Why @Dinner_Guest is probably a fake

This is why I love this medium. You put something out there. Sometimes you have all the holes pluggged. Sometimes you don’t. But blog comments and latterly, Twitter conversations, can be just incredible, and go on to form a patchwork of great information around a story – even creating new stories.

That’s what’s happening on the comments on my post yesterday about the @Dinner_Guest Twitter user who is tweeting like he’s a murderer in Brighton. I figured it was interesting enough to do a quick post on it. Maybe I’ve been sucked into a dumb marketing campaign, maybe I haven’t – I’m not overly worried. I’d rather put something out there that I think is interesting than not, and I knew for sure that in this case the community out there would be great at looking into this.

Thus, one Commenter, Scott Gould has some great thinking about whether Dinner Guest is real or fake which deserves repeating below. It just goes to show that this kind of community-powered journalism has so much potential.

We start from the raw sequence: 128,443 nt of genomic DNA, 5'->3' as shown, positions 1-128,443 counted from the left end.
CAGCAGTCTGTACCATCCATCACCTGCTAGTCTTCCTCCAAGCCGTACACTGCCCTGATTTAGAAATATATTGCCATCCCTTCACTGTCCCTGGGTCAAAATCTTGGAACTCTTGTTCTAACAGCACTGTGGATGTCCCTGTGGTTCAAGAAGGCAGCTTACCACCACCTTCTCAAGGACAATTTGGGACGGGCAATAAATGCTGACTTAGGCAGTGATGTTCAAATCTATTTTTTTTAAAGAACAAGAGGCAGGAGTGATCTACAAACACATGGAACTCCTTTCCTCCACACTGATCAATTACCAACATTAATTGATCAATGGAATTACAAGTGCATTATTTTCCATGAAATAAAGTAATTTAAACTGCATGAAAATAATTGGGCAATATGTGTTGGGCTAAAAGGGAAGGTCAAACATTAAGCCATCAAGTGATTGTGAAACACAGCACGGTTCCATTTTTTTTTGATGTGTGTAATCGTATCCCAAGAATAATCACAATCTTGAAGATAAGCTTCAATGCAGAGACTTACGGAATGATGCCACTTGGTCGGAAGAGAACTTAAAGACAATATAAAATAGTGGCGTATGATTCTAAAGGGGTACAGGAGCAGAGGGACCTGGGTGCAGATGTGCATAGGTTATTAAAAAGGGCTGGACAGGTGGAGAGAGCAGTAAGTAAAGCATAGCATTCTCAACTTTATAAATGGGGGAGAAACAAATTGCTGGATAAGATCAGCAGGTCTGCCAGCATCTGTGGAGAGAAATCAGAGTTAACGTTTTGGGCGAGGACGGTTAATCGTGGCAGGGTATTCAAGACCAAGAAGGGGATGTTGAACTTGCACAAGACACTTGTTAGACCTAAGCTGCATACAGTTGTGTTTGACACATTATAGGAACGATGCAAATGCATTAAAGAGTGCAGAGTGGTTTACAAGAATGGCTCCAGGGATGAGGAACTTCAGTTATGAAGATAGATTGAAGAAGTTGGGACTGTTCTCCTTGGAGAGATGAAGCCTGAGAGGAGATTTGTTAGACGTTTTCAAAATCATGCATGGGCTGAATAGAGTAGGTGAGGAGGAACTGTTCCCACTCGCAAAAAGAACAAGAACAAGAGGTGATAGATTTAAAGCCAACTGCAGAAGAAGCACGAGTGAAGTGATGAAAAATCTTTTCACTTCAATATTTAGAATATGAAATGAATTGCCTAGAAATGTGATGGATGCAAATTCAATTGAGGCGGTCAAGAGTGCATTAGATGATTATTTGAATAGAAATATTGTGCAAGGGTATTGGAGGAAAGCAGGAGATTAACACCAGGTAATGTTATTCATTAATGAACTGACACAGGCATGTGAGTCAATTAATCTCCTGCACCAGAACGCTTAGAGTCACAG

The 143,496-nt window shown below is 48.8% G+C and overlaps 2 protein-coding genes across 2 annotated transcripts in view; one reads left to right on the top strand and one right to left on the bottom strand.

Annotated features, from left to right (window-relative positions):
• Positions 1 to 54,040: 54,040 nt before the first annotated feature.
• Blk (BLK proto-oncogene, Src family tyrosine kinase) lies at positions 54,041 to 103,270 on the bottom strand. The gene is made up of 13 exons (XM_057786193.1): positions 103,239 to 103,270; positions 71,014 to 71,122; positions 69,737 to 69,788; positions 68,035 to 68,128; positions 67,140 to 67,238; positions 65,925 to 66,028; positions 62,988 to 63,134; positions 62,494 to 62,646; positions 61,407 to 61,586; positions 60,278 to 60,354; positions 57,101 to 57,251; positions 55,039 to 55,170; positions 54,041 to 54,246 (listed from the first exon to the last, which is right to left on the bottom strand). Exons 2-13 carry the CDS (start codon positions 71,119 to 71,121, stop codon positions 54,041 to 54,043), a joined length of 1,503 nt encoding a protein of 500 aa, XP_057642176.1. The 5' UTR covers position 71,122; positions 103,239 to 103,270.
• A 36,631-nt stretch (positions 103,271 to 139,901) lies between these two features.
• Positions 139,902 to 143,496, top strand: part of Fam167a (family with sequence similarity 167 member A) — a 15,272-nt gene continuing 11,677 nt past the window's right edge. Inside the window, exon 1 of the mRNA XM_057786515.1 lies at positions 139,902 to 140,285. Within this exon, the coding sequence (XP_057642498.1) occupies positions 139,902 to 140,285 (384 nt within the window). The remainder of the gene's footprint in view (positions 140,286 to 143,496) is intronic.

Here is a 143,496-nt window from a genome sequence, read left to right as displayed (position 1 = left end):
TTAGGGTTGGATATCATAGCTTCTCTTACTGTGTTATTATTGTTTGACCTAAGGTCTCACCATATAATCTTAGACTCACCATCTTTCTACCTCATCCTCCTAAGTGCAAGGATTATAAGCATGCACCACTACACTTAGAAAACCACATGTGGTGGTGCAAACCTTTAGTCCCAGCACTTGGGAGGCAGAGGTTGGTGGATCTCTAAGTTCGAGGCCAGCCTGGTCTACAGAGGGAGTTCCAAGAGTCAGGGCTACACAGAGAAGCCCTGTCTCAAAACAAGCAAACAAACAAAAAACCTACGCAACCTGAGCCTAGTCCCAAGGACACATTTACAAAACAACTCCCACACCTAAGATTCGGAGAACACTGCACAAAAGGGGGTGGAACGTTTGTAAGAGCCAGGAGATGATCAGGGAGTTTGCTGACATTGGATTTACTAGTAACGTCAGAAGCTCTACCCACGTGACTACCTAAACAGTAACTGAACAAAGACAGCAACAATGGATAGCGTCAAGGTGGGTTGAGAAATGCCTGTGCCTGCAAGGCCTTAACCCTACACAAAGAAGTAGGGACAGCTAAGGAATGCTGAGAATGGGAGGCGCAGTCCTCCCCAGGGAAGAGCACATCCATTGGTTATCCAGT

1. IP Address – hello???

2. Uses Web, then does Twittelator. Clearly follows ppl. Then asks “How do I follow?” after people had said that he seemed a bit too proficient in Twitter – of course the fact that he already followed people shows this is a setup.

3. He thanks @f0rged for saying how to follow people using the web method, even tho he is using Twitterlator.

4. Uses American Psycho allusions, including the name dinner_guest

5. Speaks using classic ego talk, as if he is Patrick Bateman or Hannibal Lecter or something, unlike actual Serial Killers.

UPDATE: The profile in question now reads: “A fictional character born out of an artists mind. A meme experiment & analysis”